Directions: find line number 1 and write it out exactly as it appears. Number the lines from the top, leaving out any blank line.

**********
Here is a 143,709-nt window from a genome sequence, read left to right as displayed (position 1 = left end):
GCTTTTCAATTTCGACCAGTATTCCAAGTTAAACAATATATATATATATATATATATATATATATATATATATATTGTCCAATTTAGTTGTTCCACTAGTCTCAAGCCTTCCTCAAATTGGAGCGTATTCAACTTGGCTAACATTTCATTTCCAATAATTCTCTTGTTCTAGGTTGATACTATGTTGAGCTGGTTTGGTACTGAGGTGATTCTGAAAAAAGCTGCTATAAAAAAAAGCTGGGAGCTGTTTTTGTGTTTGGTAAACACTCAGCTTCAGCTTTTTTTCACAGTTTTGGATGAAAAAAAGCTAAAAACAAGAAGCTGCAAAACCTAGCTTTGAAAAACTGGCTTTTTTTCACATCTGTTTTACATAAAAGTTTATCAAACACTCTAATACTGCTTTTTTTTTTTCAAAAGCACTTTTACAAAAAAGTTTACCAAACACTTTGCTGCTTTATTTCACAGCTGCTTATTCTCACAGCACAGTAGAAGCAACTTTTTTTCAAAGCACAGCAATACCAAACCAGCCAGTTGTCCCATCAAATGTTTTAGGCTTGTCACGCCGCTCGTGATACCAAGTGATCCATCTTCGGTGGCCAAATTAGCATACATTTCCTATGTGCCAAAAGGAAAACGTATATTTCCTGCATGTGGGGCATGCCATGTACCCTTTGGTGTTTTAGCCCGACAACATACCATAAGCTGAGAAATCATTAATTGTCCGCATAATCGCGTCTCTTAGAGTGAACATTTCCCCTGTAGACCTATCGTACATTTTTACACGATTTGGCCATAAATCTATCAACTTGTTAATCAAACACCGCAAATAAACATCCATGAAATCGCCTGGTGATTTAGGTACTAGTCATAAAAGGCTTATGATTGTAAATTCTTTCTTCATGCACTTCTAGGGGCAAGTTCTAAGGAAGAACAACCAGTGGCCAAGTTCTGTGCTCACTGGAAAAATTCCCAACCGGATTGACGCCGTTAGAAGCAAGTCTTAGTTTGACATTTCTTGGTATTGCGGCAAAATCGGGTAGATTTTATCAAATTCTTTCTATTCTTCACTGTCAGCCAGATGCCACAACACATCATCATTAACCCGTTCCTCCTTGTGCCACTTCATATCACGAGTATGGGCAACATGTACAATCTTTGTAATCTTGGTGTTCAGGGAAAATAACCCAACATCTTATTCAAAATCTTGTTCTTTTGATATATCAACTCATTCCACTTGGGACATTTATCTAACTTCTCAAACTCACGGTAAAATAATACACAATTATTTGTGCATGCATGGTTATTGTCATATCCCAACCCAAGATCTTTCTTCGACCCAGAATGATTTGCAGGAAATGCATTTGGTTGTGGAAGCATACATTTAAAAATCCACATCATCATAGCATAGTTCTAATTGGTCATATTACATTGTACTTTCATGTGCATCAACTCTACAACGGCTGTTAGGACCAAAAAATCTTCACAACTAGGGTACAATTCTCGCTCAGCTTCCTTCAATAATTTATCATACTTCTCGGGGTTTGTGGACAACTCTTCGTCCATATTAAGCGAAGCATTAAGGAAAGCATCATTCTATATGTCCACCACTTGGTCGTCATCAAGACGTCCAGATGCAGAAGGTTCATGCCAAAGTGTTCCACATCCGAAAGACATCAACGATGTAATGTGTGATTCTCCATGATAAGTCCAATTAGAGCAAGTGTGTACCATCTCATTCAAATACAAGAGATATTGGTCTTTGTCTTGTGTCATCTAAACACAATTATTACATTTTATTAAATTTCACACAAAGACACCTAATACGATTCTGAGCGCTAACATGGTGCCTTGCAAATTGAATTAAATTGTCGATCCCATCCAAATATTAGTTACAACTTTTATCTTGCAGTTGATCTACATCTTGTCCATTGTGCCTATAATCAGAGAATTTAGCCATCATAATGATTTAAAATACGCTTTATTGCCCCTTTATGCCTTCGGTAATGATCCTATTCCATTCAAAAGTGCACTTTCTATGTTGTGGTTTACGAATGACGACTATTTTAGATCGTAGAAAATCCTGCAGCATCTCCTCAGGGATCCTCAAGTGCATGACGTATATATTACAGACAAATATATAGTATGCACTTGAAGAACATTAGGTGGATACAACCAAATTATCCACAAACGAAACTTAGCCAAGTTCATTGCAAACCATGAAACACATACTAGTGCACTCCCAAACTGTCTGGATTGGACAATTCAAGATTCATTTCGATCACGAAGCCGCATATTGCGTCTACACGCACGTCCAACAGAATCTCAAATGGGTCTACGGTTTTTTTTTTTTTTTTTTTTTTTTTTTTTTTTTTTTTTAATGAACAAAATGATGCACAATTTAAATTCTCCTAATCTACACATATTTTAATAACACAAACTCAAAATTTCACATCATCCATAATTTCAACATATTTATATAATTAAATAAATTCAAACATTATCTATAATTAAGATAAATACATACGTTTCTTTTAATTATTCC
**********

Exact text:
Here is a 143,709-nt window from a genome sequence, read left to right as displayed (position 1 = left end):